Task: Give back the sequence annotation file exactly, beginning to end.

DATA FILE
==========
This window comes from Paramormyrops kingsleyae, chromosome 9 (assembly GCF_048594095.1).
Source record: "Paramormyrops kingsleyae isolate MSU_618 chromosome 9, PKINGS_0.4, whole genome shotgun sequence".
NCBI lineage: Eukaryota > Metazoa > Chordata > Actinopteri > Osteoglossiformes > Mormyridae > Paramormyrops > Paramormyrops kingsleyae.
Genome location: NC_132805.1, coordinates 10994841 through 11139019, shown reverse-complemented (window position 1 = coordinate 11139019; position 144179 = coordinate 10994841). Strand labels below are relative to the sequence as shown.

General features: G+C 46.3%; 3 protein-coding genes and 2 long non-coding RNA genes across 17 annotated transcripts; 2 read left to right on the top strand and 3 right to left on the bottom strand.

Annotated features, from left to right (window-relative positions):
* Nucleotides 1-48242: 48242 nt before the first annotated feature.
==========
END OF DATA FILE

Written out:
This window comes from Paramormyrops kingsleyae, chromosome 9 (assembly GCF_048594095.1).
Source record: "Paramormyrops kingsleyae isolate MSU_618 chromosome 9, PKINGS_0.4, whole genome shotgun sequence".
NCBI lineage: Eukaryota > Metazoa > Chordata > Actinopteri > Osteoglossiformes > Mormyridae > Paramormyrops > Paramormyrops kingsleyae.
Genome location: NC_132805.1, coordinates 10994841 through 11139019, shown reverse-complemented (window position 1 = coordinate 11139019; position 144179 = coordinate 10994841). Strand labels below are relative to the sequence as shown.

General features: G+C 46.3%; 3 protein-coding genes and 2 long non-coding RNA genes across 17 annotated transcripts; 2 read left to right on the top strand and 3 right to left on the bottom strand.

Annotated features, from left to right (window-relative positions):
* Nucleotides 1-48242: 48242 nt before the first annotated feature.